Whether the great weight of the other medical evidence is contrary to the opinion of the designated doctor is normally a factual determination. Texas Workers' Compensation Commission Appeal No. 93459, decided July 15, 1993. Section 410.165(a) provides that the contested case hearing officer, as finder of act, is the sole judge of the relevance and materiality of the evidence as well as of the weight and credibility that is to be given the evidence, including medical evidence. Garza v. Commercial Insurance Company of Newark, New Jersey, 508 S.W.2d 701 (Tex. Civ. App.-Amarillo 1974, no writ); Texas Employers Insurance Association v. Campos, 666 S.W.2d 286 (Tex. App.-Houston [14th Dist.] 1984, no writ). In the case under consideration, Dr. D prepared a comprehensive report which addressed the entire range of symptoms described by the claimant in his testimony and included a review of his past operations. Dr. D considered range of motion limitations but refused to assign an IR for reduced range of motion of the lumbar and cervical spine because in his view the tests were invalid due to inconsistent test results and in part to claimant's diminished effort, inhibition and fear of pain with regard to the spine and lower extremities. Range of motion of the shoulders, elbows, wrists and fingers was found to be normal. Having reviewed the record in this case, we conclude that the hearing officer properly accorded presumptive weight to the designated doctor's report and that his determination that the claimant's correct IR is 18% is supported by sufficient evidence and is not so against the great weight and preponderance of the evidence as to be clearly wrong and manifestly unjust. Cain v. Bain, 709 S.W.2d 175 (Tex. 1986). See Texas Workers' Compensation Commission Appeal No. 92366, decided September 10, 1992.
Nonetheless, we agree with claimant that the hearing officer mistakenly stated that Dr. R failed to set out objective clinical findings on which his conclusions are based. Dr. R assigned an IR based on specific disorders of the spine and range of motion limitations with the test results clearly set out. However, given the presumptive weight afforded Dr. D's report as discussed above, we believe that any error of the hearing officer in his concluding that Dr. R failed to set out his clinical findings was harmless. See Hernandez v. Hernandez, 611 S.W.2d 732 (Tex. App.-San Antonio 1981, no writ) and Texas Workers' Compensation Commission Appeal No. 93749, decided October 6, 1993.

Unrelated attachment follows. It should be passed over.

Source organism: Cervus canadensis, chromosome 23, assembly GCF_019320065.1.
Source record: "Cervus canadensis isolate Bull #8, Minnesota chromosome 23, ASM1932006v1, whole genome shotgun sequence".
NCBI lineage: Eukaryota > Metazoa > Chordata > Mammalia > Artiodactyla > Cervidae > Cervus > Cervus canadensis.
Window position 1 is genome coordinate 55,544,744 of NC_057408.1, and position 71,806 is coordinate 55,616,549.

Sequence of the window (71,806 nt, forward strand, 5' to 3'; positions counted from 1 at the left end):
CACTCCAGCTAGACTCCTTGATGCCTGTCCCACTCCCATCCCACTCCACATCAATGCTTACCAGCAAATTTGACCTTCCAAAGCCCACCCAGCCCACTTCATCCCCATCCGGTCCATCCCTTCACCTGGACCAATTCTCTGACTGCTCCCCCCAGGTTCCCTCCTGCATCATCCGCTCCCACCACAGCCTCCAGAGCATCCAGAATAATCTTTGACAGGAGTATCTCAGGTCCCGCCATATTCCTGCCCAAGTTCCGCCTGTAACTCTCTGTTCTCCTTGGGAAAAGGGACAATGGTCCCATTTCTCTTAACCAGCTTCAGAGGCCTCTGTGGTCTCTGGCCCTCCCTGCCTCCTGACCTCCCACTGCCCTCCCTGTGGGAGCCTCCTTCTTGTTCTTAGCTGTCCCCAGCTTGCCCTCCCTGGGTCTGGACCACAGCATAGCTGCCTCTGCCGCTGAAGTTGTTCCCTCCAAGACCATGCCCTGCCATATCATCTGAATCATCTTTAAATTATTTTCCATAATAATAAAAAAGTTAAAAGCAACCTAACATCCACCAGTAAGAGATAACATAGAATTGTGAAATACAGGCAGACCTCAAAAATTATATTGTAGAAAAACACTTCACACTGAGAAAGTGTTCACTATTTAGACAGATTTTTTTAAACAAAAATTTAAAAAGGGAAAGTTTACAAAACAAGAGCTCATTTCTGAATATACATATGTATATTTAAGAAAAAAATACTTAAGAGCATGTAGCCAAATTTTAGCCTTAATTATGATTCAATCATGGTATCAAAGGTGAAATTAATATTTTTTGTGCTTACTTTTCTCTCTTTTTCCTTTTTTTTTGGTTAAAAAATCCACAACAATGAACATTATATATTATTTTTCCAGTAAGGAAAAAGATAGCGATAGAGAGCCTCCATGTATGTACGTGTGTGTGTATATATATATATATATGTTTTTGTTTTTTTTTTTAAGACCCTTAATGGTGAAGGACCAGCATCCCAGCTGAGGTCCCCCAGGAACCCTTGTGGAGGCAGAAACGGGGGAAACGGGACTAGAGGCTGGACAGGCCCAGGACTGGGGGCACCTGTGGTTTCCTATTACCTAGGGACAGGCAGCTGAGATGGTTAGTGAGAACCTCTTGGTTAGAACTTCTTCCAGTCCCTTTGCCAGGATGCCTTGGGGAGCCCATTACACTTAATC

In his final assertion of error, the claimant contends that Dr. D's assignment of an IR is invalid because he found MMI to have occurred on July 8, 1993, the date of his examination, not on the mid-January 1993 statutory date of MMI. See Section 401.011(30)(B). Thus, according to the claimant, Dr. D's calculation of IR did not take into consideration the claimant's condition on the date of statutorily imposed MMI. We find no merit in this argument. Although the Appeals Panel has stated that the "threshold issue of the existence of MMI cannot be neatly severed from assessment of an `impairment rating,'" and that these issues are "somewhat intertwined," see Texas Workers' Compensation Commission Appeal No. 92394, decided September 17, 1992, we have never held that MMI and IR can never be individually considered and decided. See Texas Workers' Compensation Commission Appeal No. 92627, decided January 7, 1993. IR can be decided separately from MMI, for example, when MMI is agreed to by the parties or when, as in this case, statutory MMI has been reached. In such cases, it is essential only that MMI be reached before an IR is assigned. See Texas Workers' Compensation Commission Appeal No. 92670, decided February 1, 1993. In the case under appeal, there was by law no alternative MMI beyond the statutory MMI available for determination by any doctor, whether designated or not. Thus claimant's challenge to Dr. D's IR that Dr. D relied on a later and wrong date of MMI which caused a defective impairment rating is in effect a challenge to the presumptive weight of Dr. D's report. As we stated above, this presumptive weight can only be overcome by the great weight of the medical evidence to the contrary. The claimant's contention that Dr. D did not properly consider the claimant's condition as of the statutory date of MMI, or that there was a substantial change in the claimant's condition between January and July 1993 is not medical evidence. Texas Workers' Compensation Commission Appeal No. 92395, decided September 16, 1992. Dr. D's finding of MMI under these circumstances has no significance. In the absence of the great weight of the medical evidence to the contrary, the hearing officer correctly gave presumptive weight to the report of the designated doctor, Dr. D.
The decision of the hearing officer is affirmed.
Stark O. Sanders, Jr.
Chief Appeals Judge
Philip F. O'Neill
Thomas A. Knapp